• Chris

      @Mark: Yes. She also put in a plug for Lambda Legal. :)

      I’ve been following the blog myself for awhile, off and on since Leah announced her conversion. The catechumenal process is almost like an extended identity crisis, and it’s even more acute for a former atheist than for, say, a former Protestant or Jew. Her whole worldview is undergoing some radical alterations. We should be patient with her, and remember that Easter is still a long way off. She’s got time.

    • http://www.mccaughan.org.uk/g/ g

      Mark, plenty of people have suggested that before her conversion Leah was an unusually converted atheist too. Perhaps given time she’ll turn into a more conventional Catholic or for that matter a more conventional atheist, but I wouldn’t count on it.

      • Mitchell Porter

        Absolutely. Leah was a secular rationalist with transhumanist leanings, then she discovered that she was able to entertain an identity like God = Morality = A person, and now she’s trying out Catholic philosophy and culture. Catholicism has considerable diversity in its ranks, but it does also have a catechism, and I would expect a free-thinker concerned with truth to eventually find it impossible to just consent to that catechism in its totality. I think Leah’s natural intellectual destination lies somewhere outside both conventional scientific materialism and all known human religion, in some form of philosophical metaphysics; maybe something new, maybe something from history.

    • Brandon B

      She converted for reasons of moral metaphysics (“Morality loves me”), not particular moral rules. Accepting that there is a God at all is the big first step. Discerning and accepting what he says on particular issues must come second.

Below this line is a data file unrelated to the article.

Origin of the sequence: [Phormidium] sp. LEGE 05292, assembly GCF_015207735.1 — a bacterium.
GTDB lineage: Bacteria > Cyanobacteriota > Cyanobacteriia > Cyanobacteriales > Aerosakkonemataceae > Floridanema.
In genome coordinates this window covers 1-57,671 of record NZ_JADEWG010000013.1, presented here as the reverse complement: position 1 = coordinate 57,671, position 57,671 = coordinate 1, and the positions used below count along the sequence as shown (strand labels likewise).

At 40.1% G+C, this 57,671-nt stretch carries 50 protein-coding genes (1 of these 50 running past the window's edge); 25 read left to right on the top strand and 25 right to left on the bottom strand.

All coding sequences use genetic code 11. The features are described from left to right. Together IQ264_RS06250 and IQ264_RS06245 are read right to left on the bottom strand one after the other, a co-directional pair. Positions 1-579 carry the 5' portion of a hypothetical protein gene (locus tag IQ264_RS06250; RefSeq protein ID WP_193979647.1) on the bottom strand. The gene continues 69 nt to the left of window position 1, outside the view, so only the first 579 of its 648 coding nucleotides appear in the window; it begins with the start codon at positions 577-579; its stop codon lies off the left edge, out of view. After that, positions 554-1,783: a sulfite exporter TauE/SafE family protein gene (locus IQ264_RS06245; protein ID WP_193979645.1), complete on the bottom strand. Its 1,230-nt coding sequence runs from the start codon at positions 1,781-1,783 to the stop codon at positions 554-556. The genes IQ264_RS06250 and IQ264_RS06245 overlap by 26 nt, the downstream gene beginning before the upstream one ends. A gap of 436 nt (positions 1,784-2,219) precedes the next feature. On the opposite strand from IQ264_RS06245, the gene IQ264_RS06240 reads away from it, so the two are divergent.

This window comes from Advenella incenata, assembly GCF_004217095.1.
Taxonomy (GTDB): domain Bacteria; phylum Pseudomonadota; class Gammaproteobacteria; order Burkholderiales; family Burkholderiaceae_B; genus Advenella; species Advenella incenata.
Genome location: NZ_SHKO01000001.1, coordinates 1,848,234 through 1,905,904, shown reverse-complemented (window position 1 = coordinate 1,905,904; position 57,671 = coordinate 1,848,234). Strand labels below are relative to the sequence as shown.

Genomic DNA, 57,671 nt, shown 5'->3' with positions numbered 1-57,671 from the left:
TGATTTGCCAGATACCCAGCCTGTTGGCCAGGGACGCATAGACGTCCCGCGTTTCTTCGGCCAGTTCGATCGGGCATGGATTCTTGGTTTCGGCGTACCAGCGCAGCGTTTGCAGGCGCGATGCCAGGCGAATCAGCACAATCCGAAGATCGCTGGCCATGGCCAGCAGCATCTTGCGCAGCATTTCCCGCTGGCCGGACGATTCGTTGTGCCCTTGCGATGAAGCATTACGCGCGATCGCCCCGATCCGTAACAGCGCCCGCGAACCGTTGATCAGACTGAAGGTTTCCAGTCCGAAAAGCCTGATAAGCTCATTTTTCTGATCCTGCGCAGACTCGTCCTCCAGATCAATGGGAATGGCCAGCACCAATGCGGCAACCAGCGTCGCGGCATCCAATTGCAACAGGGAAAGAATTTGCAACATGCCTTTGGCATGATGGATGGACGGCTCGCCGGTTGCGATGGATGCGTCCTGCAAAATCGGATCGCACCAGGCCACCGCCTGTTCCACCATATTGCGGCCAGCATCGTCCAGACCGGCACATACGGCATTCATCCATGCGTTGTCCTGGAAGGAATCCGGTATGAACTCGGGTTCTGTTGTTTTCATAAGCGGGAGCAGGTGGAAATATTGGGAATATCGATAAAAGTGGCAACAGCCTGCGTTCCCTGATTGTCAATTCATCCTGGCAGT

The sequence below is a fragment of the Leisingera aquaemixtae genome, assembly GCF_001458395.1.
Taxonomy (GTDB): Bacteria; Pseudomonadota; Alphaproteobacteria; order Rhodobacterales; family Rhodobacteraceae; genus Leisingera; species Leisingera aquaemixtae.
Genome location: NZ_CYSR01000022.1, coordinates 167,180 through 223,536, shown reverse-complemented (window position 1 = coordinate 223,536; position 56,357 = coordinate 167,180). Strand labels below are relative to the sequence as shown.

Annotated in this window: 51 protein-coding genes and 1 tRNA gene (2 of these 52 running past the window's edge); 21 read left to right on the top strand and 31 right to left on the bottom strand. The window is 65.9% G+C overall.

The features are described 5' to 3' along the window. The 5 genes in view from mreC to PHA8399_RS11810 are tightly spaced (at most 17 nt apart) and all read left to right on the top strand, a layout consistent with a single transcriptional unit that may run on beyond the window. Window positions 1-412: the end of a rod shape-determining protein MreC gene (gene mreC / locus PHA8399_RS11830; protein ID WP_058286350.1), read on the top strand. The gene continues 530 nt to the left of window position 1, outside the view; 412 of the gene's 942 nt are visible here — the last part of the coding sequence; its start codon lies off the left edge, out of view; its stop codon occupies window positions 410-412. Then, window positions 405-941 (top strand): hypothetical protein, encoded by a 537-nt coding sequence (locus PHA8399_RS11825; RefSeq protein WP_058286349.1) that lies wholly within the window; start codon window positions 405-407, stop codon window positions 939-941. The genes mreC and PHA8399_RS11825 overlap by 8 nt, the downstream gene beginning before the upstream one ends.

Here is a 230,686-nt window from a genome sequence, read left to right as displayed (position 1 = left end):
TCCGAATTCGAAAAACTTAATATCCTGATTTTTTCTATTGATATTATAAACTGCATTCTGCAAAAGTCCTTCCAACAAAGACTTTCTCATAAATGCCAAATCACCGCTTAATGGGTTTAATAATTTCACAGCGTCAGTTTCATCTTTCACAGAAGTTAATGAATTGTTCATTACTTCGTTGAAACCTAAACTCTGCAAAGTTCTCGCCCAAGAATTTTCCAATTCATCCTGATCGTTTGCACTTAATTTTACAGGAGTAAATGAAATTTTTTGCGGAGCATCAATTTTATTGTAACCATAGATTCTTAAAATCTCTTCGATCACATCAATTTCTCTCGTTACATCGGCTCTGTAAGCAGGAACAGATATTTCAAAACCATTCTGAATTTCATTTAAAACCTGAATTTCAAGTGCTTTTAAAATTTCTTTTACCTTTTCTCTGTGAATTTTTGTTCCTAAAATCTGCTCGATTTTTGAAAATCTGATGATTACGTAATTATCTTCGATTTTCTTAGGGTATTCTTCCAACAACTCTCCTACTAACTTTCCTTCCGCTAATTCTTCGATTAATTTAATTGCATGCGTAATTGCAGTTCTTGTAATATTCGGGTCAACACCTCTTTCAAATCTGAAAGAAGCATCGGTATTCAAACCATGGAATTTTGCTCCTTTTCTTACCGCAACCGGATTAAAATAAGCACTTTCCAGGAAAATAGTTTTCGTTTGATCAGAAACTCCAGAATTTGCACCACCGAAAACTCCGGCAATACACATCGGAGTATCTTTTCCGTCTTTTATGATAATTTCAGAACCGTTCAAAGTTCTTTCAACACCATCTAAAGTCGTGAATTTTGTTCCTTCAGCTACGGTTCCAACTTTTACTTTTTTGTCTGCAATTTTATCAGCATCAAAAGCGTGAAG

• http://twitter.com/blamer @b

    Mark, since this is a post about courage, virtue, and goodness, let’s charitably assume “the most unconverted convert to catholicism” (Leah) is –at least– as fair and empathetic as “a MORE converted convert”. And as per the observations you list, demonstratively more so.

  • Chris

    Catholic dissidents are an interesting bunch. They are essentially bred in academia, and some of their b.s. trickles down to the masses who are unlucky enough to stumble upon their books. Then there’s the non-practicing “Practicing Catholics” like John Carroll and Garry Wills, pseudo-academics in their own right, but each mainly acting the part for the public of the educated layman who is enlightened enough to “dissent” from de fide Church teaching. Such people constitute the best argument I can think of for a return to the more liberal exercise of the Church’s power of excommunication.

    I must admit I do not understand why such people continue to take the name of Catholic, and continue to go to Mass, etc. Do they remain Catholic for solely aesthetic reasons? It all reminds me of Savanna Samson’s dogged insistence that she was a practicing Catholic, while simultaneously she was a practicing porn star.

    • Claude